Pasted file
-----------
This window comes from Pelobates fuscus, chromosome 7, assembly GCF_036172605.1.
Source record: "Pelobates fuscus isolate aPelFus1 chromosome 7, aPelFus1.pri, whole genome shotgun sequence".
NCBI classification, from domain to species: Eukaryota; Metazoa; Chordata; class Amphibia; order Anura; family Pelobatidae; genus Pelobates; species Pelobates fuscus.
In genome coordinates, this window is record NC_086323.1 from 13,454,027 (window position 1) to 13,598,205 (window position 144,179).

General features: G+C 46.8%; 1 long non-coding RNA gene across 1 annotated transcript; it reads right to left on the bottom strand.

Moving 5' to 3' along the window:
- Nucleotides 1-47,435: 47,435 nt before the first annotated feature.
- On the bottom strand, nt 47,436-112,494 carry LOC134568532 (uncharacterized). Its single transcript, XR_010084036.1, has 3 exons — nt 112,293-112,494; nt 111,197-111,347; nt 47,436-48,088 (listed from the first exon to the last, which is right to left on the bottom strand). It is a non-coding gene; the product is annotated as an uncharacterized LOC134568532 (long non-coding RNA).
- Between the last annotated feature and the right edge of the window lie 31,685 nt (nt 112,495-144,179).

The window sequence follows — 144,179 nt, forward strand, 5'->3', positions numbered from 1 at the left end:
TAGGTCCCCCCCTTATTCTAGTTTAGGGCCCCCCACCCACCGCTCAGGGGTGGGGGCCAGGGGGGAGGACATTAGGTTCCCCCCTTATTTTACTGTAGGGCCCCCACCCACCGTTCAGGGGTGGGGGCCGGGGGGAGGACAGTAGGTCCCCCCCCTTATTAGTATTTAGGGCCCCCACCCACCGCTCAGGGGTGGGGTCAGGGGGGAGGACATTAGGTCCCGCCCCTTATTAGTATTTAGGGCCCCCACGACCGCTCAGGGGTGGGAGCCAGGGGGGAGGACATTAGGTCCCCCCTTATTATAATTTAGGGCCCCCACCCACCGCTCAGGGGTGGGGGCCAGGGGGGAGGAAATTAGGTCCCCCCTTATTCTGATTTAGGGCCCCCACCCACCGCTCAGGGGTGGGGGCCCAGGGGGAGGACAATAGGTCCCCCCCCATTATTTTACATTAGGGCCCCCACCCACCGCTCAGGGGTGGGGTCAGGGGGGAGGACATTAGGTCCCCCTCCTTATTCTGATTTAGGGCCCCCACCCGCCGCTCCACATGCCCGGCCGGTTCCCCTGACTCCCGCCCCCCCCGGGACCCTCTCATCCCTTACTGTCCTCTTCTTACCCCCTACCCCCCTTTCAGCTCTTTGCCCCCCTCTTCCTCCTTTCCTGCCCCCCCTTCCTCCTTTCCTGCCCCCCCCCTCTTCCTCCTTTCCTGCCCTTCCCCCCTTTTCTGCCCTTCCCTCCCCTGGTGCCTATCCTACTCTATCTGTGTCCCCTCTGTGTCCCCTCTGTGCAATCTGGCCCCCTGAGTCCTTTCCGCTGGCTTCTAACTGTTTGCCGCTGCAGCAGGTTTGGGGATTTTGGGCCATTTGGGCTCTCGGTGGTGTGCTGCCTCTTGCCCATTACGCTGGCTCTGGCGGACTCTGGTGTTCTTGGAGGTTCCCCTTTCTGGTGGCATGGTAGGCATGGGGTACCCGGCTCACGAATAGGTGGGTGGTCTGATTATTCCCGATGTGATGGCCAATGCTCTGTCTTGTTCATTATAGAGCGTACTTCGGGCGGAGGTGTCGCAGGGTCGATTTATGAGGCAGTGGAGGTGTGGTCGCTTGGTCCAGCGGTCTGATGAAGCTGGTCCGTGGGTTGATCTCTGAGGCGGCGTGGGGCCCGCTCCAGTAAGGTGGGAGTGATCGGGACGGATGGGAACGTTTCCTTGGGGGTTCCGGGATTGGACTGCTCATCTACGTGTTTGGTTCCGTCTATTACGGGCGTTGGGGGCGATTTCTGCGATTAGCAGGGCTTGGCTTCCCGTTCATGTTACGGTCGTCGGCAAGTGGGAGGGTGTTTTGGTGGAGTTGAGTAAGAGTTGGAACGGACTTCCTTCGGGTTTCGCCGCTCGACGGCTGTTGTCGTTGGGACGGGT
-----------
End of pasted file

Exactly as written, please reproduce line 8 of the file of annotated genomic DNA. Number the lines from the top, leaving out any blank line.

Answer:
- On the bottom strand, nt 47,436-112,494 carry LOC134568532 (uncharacterized). Its single transcript, XR_010084036.1, has 3 exons — nt 112,293-112,494; nt 111,197-111,347; nt 47,436-48,088 (listed from the first exon to the last, which is right to left on the bottom strand). It is a non-coding gene; the product is annotated as an uncharacterized LOC134568532 (long non-coding RNA).